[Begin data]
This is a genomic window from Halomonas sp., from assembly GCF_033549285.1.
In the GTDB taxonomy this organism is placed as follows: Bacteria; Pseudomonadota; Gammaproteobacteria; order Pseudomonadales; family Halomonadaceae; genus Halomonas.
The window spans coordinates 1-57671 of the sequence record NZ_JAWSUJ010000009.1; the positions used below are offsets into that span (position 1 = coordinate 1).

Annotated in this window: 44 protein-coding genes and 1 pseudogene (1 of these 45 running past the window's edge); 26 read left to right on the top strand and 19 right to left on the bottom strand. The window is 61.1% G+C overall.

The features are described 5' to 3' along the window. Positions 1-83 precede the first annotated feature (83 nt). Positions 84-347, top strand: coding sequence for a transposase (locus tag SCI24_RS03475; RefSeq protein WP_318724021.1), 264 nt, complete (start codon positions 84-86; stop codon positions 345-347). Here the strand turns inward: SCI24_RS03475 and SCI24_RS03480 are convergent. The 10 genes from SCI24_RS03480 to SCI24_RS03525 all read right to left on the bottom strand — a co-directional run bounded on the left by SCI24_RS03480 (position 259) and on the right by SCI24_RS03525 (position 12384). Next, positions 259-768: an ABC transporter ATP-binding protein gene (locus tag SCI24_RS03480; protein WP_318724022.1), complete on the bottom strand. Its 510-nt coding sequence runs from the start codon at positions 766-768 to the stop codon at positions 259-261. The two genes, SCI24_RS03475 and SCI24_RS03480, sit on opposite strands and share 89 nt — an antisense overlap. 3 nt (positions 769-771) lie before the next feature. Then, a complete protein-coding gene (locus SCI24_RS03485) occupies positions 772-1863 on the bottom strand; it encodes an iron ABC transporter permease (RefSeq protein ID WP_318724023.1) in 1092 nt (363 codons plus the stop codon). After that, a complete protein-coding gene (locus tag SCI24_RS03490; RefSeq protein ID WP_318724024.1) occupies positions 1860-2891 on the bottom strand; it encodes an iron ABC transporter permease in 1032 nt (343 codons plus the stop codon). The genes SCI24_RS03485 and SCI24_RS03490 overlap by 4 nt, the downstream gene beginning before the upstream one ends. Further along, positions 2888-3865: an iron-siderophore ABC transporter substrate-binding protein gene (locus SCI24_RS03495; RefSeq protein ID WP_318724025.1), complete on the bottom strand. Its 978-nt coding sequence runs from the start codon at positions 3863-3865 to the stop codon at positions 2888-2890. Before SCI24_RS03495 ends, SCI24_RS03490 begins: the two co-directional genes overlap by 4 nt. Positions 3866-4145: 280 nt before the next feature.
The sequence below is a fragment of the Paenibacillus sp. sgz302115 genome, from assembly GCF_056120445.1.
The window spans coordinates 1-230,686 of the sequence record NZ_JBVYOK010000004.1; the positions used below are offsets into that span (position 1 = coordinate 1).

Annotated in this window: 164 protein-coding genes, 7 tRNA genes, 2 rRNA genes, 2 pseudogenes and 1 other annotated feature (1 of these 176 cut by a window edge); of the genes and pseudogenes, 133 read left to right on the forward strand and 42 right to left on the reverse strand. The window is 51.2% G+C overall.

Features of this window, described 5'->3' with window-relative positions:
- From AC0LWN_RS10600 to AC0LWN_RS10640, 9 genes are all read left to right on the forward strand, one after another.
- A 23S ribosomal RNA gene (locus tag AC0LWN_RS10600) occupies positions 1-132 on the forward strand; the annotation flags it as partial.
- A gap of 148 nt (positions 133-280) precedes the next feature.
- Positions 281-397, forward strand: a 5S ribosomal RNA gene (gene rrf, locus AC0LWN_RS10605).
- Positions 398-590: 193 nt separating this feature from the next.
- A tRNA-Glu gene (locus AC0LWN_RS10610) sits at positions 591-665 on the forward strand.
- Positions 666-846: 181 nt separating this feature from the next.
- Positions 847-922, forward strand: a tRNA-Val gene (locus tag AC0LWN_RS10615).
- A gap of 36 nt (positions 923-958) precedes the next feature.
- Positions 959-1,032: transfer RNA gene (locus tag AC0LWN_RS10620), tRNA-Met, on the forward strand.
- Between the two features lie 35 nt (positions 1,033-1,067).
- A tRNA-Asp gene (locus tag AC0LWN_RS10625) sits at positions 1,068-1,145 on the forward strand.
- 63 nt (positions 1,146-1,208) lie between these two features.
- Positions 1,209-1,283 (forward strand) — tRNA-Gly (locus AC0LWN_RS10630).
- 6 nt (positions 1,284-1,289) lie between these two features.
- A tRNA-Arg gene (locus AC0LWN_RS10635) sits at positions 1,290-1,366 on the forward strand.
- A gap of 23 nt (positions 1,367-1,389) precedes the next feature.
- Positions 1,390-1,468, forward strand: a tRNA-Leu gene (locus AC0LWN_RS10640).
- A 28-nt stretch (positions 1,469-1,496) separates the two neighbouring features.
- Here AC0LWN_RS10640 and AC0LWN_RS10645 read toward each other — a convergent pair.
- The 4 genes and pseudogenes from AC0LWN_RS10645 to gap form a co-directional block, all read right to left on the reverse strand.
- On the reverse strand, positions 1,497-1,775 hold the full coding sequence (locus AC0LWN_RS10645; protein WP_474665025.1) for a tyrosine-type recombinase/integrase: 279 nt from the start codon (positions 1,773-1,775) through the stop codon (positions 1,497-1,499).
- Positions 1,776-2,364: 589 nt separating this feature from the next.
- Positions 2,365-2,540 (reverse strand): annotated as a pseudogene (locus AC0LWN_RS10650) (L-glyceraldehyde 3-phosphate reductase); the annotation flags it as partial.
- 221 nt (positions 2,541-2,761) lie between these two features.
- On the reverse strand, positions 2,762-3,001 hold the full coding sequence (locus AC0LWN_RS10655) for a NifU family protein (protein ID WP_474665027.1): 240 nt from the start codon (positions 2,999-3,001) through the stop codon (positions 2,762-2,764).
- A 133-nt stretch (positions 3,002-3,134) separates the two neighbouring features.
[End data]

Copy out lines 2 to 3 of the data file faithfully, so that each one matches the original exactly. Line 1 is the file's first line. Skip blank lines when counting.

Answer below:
In the GTDB taxonomy this organism is placed as follows: Bacteria; Pseudomonadota; Gammaproteobacteria; order Pseudomonadales; family Halomonadaceae; genus Halomonas.
The window spans coordinates 1-57671 of the sequence record NZ_JAWSUJ010000009.1; the positions used below are offsets into that span (position 1 = coordinate 1).